And local taxpayers won't have to pay an extra dime.
The city has selected two companies to install, own and operate solar-thermal equipment at 20 municipal sites, which are expected to include community centres, water treatment facilities, shelters and seniors' residences across town.
In return, the city has signed a 20-year contract to purchase the heat energy from those sites at a fixed price competitive to current natural gas rates. Heat is captured from the sun and used to produce hot water for showers, swimming pools and some industrial processes.
Mondial Energy Inc. of Toronto was chosen for 15 of the sites, with the remaining five going to CC Solar Inc., also of Toronto.
Both companies are among a new breed of service providers called "solar utilities," which sell energy heat or electricity rather than technology and equipment to customers.
Alex Winch, founder and president of Mondial, said the contract with Toronto sets a precedent that other municipalities are watching as part of efforts to reduce greenhouse gases that contribute to climate change.
"We've already been contacted by other cities," said Winch, adding that cash-strapped municipalities like the idea of purchasing clean energy without having to purchase the equipment that produces it. "Toronto has cast the die, made the mould, so that other municipalities will follow in the same footsteps."
City officials, including chief operating officer Bruce Bowes, have hailed the approach as a great way to reduce the price volatility and carbon dioxide emissions associated with using natural gas.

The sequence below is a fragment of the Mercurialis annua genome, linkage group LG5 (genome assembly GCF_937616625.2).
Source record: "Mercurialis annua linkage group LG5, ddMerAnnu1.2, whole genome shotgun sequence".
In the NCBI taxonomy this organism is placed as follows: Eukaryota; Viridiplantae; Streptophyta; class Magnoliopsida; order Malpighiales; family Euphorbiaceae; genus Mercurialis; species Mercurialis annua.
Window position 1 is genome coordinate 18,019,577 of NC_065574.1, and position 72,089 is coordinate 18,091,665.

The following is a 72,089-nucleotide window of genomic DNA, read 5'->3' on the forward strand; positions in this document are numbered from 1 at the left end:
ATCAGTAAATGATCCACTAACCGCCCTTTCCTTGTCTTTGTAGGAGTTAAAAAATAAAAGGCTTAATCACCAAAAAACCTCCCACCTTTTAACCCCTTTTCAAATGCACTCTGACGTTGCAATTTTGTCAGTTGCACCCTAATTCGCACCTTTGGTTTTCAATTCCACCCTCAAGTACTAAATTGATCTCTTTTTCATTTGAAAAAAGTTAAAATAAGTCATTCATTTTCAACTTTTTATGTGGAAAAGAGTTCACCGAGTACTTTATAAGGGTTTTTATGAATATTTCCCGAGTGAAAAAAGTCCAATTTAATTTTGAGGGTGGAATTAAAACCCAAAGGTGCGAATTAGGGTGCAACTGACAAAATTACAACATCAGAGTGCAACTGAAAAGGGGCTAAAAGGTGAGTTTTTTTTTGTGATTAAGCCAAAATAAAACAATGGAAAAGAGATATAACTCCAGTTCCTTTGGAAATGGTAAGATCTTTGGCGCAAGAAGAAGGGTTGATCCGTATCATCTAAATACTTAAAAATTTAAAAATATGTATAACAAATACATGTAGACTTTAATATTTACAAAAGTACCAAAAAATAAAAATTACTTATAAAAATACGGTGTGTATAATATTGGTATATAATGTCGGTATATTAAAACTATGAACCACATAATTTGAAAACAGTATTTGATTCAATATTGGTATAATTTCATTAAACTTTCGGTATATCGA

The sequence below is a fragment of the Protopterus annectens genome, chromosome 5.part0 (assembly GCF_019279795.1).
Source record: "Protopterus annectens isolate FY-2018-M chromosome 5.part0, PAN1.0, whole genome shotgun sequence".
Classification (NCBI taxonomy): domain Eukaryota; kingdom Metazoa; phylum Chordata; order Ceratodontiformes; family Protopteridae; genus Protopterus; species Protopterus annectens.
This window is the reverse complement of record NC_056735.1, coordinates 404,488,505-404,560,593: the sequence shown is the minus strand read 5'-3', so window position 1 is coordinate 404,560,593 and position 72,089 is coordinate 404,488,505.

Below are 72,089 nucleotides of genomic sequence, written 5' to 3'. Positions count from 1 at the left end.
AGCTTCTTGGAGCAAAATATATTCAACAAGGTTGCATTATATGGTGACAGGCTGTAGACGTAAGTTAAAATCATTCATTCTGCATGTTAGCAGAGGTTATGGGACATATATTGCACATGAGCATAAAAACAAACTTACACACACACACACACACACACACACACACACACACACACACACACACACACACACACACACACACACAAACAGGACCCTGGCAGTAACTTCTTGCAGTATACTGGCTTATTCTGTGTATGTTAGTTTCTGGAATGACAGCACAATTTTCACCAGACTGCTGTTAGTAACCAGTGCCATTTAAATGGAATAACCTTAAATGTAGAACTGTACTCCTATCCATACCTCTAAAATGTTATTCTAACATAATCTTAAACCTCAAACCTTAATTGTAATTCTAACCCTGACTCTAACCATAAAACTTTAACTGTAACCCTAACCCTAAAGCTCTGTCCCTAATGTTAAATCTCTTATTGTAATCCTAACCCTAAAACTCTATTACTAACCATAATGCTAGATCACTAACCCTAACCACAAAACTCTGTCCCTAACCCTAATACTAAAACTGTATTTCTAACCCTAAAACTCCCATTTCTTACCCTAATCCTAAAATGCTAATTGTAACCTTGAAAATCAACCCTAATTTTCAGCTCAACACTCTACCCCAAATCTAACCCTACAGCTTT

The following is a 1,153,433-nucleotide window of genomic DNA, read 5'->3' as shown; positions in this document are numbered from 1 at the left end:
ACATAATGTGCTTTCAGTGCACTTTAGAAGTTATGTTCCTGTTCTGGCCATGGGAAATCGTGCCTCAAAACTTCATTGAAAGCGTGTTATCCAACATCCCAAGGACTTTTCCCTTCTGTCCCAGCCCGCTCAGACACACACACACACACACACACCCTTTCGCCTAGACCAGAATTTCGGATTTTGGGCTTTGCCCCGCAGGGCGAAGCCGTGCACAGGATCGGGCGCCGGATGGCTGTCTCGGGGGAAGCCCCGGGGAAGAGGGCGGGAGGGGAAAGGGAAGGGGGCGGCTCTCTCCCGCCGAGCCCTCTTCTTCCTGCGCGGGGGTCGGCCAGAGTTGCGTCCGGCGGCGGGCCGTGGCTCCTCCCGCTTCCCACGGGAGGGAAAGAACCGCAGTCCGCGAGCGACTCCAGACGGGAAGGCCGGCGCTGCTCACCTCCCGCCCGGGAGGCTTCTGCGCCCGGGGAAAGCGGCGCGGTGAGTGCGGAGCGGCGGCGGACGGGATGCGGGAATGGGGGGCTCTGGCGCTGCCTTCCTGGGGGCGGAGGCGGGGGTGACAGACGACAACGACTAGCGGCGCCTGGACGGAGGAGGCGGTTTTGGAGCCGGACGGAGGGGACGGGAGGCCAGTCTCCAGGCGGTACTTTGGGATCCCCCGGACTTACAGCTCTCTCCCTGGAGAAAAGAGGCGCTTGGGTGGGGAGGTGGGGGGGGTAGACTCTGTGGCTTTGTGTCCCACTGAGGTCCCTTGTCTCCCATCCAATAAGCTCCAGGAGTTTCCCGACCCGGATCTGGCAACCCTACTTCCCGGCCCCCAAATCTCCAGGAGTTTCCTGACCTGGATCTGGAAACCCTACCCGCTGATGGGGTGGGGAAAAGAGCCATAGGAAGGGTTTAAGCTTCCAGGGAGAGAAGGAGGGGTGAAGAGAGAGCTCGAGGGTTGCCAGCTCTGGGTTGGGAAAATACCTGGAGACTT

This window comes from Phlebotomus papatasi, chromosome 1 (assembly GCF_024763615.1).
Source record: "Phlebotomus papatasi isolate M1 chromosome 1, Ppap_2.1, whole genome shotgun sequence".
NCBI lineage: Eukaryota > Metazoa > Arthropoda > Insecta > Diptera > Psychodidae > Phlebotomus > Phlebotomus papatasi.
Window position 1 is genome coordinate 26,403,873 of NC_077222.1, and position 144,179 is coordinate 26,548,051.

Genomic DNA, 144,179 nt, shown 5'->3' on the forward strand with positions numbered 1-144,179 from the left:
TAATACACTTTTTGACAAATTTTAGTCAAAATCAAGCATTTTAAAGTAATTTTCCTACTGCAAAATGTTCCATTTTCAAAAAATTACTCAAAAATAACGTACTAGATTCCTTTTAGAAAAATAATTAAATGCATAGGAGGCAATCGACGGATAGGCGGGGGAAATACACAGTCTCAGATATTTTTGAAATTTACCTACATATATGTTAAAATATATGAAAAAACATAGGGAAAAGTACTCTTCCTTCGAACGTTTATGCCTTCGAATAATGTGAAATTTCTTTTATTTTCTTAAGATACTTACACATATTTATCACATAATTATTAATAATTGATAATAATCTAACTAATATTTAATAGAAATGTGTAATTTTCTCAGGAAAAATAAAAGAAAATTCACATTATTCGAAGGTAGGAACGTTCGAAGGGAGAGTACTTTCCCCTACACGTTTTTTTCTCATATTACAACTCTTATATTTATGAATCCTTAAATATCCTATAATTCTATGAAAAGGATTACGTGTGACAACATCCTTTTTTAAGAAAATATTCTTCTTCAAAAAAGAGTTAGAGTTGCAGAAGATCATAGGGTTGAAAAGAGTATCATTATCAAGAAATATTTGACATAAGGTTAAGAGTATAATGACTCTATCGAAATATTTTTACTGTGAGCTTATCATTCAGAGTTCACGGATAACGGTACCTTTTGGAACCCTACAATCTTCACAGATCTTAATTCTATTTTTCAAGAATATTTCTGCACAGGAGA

Mondial is spending the next few weeks with city staff scouting ideal sites for the solar-thermal systems. Once locations are set, construction will likely begin in March and the systems are expected to be operational sometime next summer.
Marion Fraser, an independent energy consultant and president of Fraser & Co., said the solar utility model fits well within the larger concept of a "micro-grid" thousands of renewable or low-emission energy systems producing heat and electricity on site.
Fraser said regulations need to change so larger, established utilities with trusted brands are permitted, and mandated, to pursue similar business models. There's no reason an Enbridge Gas or Toronto Hydro shouldn't be in the game, she said. "We have to reinvent the whole model."
The announcement comes as the renewable-energy industry grapples with an uncertain economy and how it might affect clean-energy projects, particularly with falling oil and natural gas prices.
Winch, speaking from the Solar Power International conference in San Diego, Calif., said optimism is high in the solar industry despite the troubles on Wall Street.
"Everybody knows the fossil-fuel future is going nowhere," he said.